In Ship , as in many of his earlier books, Macaulay tells more than one story and does so in more than one way. The book begins with a fictional archeological crew salvaging the remains of a caravel, a 500-year-old sailing ship, from the bottom of the ocean. The tale is related through Macaulay's vivid pencil drawings, through text accompanying the illustrations, and also through documents and letters in the artwork. Though almost no pictures or descriptions of actual caravels survive today, Macaulay shows how archeologists and historians have pieced together an idea of the likely look and construction of these ships. Then, halfway through the book, Macaulay begins another tale--the design, financing, contracting, construction and launch of that same fictional caravel in the year 1405. Subdued watercolors accompany the ``diary'' of the Spanish merchant who commissioned that ship. Though Macaulay barely portrays the actual voyage, he has nonetheless crafted an exciting story out of the details of marine archeology, historical sleuthing, and the ancient building and equipping of an ocean-going sailing ship. Though the text and book are brief, the depth of the coverage is surprising--Macaulay plays with the relationships between time and color, words and illustrations, and he varies visual perspectives to offer a rich reading experience. Ages 10-up. (Oct.)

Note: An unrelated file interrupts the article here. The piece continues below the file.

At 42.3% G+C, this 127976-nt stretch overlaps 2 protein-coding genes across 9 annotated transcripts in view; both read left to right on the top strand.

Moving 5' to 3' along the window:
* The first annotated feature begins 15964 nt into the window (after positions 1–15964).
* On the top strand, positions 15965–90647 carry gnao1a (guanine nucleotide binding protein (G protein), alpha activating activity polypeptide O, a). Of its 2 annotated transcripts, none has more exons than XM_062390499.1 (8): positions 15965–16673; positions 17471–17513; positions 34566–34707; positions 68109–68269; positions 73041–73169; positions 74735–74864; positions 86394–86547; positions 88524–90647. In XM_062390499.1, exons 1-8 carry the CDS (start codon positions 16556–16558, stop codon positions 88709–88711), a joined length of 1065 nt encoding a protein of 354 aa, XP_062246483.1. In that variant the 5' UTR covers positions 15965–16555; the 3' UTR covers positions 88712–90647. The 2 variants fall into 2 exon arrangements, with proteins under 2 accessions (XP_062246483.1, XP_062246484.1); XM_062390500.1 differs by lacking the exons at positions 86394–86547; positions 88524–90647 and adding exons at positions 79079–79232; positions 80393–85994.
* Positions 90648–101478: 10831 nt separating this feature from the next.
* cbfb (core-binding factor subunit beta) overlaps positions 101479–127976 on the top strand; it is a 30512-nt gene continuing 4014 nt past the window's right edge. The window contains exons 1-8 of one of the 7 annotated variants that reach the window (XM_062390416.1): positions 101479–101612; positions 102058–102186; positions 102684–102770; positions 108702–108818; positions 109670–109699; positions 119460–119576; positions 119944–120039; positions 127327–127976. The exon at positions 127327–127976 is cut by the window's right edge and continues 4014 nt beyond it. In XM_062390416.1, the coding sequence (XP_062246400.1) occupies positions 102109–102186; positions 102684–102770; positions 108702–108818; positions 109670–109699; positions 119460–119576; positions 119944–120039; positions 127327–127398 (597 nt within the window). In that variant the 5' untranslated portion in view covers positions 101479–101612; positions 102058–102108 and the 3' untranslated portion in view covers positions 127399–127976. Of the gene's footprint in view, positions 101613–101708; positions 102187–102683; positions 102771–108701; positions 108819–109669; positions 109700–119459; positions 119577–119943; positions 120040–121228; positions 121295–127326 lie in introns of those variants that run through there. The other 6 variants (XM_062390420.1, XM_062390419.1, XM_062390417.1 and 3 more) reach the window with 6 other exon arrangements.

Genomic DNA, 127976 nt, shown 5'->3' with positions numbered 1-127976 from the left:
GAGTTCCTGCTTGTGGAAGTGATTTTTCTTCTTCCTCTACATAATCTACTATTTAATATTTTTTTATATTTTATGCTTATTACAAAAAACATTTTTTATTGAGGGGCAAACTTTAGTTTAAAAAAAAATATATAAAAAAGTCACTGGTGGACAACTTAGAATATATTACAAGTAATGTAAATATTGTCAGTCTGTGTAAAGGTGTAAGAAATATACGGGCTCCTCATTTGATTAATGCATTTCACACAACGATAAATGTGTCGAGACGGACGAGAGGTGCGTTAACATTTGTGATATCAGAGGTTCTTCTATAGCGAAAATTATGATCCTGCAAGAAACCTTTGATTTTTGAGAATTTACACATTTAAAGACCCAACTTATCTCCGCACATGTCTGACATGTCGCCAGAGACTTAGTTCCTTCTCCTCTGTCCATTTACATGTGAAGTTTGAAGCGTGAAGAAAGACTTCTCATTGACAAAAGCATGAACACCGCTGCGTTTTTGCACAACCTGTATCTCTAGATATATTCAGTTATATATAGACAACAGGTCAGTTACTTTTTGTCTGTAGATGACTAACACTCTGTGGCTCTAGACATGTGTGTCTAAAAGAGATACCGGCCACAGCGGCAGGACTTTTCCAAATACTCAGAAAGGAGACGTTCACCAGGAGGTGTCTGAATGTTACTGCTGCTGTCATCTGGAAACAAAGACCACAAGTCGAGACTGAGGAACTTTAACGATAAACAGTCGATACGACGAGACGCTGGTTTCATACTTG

Reviewed on: 10/04/1993 Release date: 10/01/1993 Genre: Children's
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